Husserl referred to the process of becoming a phenomenologist as a “‘conversion'” (in Fink, 1988, p. 191). Significantly, Husserl placed the word conversion in quotes! Phenomenology isn’t a religion, but it is a kind of awakening to a new way of seeing and living, and that’s perhaps true of any serious engagement with philosophy. This takes time, attention, and commitment: a primary challenge for students and researchers is to pause from our rushing around long enough to attend to what’s in front of us, in the lives of others. But then as psychologists, when we arrive at phenomenological or hermeneutic findings, we must turn back to the world of action and ask–what are the practical implications of this discovery?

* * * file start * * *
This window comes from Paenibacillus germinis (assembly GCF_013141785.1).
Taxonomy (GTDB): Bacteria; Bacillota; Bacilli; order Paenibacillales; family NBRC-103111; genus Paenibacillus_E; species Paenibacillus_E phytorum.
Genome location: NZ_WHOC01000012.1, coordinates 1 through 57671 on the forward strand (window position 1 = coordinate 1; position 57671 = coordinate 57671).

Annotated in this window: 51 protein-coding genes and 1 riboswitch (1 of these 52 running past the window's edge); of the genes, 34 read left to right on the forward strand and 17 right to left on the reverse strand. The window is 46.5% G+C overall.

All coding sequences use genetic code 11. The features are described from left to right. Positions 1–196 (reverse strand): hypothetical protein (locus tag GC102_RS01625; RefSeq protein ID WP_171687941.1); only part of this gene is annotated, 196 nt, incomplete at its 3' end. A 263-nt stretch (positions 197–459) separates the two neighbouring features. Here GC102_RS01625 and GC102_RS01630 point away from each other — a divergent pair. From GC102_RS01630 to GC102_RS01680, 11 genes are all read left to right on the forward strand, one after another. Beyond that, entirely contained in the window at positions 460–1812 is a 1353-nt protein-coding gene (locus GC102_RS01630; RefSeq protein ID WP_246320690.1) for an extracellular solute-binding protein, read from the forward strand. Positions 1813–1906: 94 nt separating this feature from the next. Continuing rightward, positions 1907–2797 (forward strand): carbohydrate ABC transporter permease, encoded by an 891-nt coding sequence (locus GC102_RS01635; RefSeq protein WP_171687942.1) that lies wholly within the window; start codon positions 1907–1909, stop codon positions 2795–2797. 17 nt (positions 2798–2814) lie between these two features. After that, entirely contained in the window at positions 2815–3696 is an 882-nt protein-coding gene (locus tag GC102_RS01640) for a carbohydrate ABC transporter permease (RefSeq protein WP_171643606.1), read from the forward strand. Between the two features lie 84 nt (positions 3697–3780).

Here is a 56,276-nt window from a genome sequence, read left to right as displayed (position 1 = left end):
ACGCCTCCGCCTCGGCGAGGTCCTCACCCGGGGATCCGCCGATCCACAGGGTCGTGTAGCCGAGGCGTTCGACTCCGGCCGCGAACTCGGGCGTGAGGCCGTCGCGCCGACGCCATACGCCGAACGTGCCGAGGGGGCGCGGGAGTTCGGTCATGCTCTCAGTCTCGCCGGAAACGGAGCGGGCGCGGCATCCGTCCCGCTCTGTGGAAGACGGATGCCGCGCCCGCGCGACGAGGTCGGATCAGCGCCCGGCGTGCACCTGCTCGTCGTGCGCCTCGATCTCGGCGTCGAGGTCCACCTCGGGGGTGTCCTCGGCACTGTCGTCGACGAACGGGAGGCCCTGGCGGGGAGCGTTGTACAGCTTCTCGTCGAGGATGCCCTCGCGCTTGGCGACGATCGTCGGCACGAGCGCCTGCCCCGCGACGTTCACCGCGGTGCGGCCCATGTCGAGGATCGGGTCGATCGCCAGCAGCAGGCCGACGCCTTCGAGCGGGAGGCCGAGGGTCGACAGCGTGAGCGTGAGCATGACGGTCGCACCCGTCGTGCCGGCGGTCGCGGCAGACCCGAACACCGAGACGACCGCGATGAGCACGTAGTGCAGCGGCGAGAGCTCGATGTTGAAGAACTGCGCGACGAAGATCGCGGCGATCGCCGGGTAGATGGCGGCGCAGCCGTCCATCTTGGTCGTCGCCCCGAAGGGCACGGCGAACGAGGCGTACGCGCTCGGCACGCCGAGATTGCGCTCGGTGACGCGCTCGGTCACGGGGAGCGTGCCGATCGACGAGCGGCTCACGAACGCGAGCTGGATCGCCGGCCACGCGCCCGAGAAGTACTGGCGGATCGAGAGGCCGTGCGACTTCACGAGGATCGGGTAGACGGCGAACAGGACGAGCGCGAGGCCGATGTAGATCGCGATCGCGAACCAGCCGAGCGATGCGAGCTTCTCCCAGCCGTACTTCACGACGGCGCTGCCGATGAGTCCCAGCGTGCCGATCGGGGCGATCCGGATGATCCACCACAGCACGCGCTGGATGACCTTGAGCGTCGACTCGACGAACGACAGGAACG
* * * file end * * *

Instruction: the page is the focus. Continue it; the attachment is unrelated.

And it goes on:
In Aalborg this summer I argued that phenomenological psychology has a phronetic mission that is different from, though reliant upon, phenomenological philosophy’s devotion to Φιλοσοφία (philo-sophia), the love of wisdom for its own sake. In contrast, Φρόνησις (phronesis) is a knowledge embedded in worldly praxis; for this reason I think it is always messier and more provisional than philosophical knowledge.
I’m in the middle of conducting a psychological study of executives’ experiences of facing an unexpected leadership challenge–and their descriptions show such experiences to be full of ethical dilemmas, the uncertainties and ambivalences of living in the work world with responsibilities for both others’ well-being and a business’s bottom line. In the middle of my data analysis, as constituents of the psychological structure of the experience begin to present themselves, I’m struck by how beautiful is the experience Husserl calls “eidetic seeing”–the Wesenschau. As Merleau-Ponty (1964) writes,